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smart clothing and wearables

Review – Smart Clothing , a 2 day workshop at the V&A – led by Nick Weldin

(exploring how to incorporate small, sensor driven circuits/outputs into clothing.)

smart clothing by vicky forrester

if it's red you're hot!

My challenge was to gain sufficient skills and understanding of electronics and programming to be able to devise and make a responsive wearable item in 2 days!

Although the intended output for this course was in clothing and textiles, my interest was to consider how this technology might be incorporated into jewellery and other wearable items.

I made a heat responsive glowing rock crystal which pulsed red, blue or green depending on the temperature input measured by a thermistor on the back of the neck.

tshirt with rock crystal that glows red, green or blue according to your temperature. Controlled using the arduino lilypad. By Vicky Forrester

Green is calm

The circuit was controlled via the arduino lillypad – a multi input/output, miniature circuit board which carries a programmable chip. With assistance I programmed mine to collect temperature data and to output this data to a small colour changing led. The chip instructed the light to flash a specific colour depending on the data range.

My plan would be to incorporate this circuit into one of my ‘Precious’ pendants, with the rock crystal contained within the silver sphere and the thermistor resting on the neck, somehow incorporated within or along the chain.

Working within the time constraints I chose to sew the circuit to a t-shirt in a decorative way, using conductive threads to connect the components. In this way I can see how the prototype works, for future development, while also making good use of the design within the context of ‘smart clothing’

I was very pleased to produce a fully functional prototype by the end of the 2 days!

tshirt with rock crystal that glows red, green or blue according to your temperature. Controlled using the arduino lilypad. by Vicky Forrester

The current is carried through these conductive threads and wires

I was also interested to experience new approaches to teaching and learning for an adult audience, within this short-term / intensive context.
This course gave me the opportunity to observe teaching practice in a workshop environment and I gained valuable insights into being a ‘student’

My experience of electronics prior to this course was limited and distant, and my knowledge of programming even more so; although this course was advertised as accessible for beginners it was necessary to cover a lot of ground in a very short time, and not surprisingly the course content was somewhat challenging for me and several others in this group of 12.  I am reminded that pitch and pace need to be monitored and modified according to the needs of the group you are working with.

Further challenges were presented as there were insufficient resources for each of us to follow the basic tutorials independently; not all learning experiences can be enhanced through teamwork, or sometimes this kind of pairing -the dynamic between 2 individuals – just doesn’t work. However, I do think it’s important to present students with new and sometimes difficult circumstances, as this can give rise to new insights and understanding, in a wider, non-subject-specific context which enriches one’s experience and appreciation of life.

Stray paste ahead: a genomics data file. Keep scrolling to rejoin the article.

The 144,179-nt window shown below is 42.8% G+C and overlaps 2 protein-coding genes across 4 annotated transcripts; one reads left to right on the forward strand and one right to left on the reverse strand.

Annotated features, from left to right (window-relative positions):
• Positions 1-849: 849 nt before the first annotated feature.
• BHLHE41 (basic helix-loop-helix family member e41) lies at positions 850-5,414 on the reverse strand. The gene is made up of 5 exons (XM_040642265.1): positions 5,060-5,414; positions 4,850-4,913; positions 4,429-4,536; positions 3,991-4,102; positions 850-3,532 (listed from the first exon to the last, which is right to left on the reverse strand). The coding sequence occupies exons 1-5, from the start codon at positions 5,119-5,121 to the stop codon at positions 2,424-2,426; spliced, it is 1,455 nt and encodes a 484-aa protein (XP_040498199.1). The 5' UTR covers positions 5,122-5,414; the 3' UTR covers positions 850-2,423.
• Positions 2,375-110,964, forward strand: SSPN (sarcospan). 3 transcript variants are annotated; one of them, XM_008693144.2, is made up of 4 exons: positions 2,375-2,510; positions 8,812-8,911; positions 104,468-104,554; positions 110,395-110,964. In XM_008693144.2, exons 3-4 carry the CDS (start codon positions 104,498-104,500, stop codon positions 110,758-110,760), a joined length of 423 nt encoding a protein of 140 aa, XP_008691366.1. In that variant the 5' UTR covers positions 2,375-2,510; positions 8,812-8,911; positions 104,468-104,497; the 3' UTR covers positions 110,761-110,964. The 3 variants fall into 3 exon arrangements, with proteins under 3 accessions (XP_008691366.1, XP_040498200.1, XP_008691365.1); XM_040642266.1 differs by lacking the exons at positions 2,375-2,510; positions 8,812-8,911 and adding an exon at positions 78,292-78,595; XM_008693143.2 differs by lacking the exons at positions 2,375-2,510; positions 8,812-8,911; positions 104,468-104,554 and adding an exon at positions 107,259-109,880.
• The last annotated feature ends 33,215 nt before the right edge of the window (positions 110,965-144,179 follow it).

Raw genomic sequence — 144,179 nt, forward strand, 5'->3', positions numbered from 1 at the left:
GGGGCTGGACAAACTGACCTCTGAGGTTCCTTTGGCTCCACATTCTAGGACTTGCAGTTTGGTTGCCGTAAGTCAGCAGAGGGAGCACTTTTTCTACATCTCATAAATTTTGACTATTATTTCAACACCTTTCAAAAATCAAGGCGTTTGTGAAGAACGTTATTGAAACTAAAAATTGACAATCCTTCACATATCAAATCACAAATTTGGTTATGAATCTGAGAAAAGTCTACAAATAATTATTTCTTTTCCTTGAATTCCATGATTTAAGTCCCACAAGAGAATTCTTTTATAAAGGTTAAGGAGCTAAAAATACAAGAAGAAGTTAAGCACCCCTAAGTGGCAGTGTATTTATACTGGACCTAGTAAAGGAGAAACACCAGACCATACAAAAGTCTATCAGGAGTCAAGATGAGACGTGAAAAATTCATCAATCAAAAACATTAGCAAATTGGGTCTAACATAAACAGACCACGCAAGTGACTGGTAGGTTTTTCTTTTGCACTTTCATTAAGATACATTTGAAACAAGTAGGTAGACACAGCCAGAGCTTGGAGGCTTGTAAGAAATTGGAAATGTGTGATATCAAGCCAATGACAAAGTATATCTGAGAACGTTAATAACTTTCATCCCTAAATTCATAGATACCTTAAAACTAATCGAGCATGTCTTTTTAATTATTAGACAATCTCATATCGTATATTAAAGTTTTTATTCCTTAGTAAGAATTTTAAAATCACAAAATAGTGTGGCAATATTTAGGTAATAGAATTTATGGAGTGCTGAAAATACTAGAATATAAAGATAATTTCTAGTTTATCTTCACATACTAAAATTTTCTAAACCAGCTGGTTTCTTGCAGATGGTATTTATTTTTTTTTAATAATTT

We benefited from a great 1:4 tutor/student ratio, with tutor and assistants each having their own skillset.  it was difficult to get the right help when we needed it. ..the programmer was in very high demand and it was hard to get time with him. As a tutor, how necessary it is to ensure you make yourself available to each student at least once, regardless of the numbers of assistants on hand. Also the need for all students to feel able to approach you…a teacher needs to be warm!

On a personal level I also found interesting the degree of creative challenge presented when, having been introduced to the resources and processes, we had to develop our own projects.. I expect my own students to work in this way all the time, and personally I found it a stressful experience! I was as much relieved as I was pleased to hit upon the idea of the input/output; talking with my peers helped to further hone the initial idea and I was grateful for their input.
Valuable assistance can be provided via other students – importance of fostering an environment where personal knowledge and experience can be shared..

We were given links to several very useful online resources should we want to continue to develop our projects and it was refreshing not to be overloaded with photocopies… sadly the main student support site at www.tinker.it was disengaged soon after completing the course – a frustrating, inherent problem with the internet.

This course gave me the opportunity to play with emerging technologies, and it gifted me a short moment to think outside of my usual materials’ parameters. I enjoyed swapping places from teacher to student, and my own students have benefited from these insights gained and technologies explored.

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Vicky Forrester is a practicing jeweller designer maker with 30 years of experience in the contemporary jewellery field.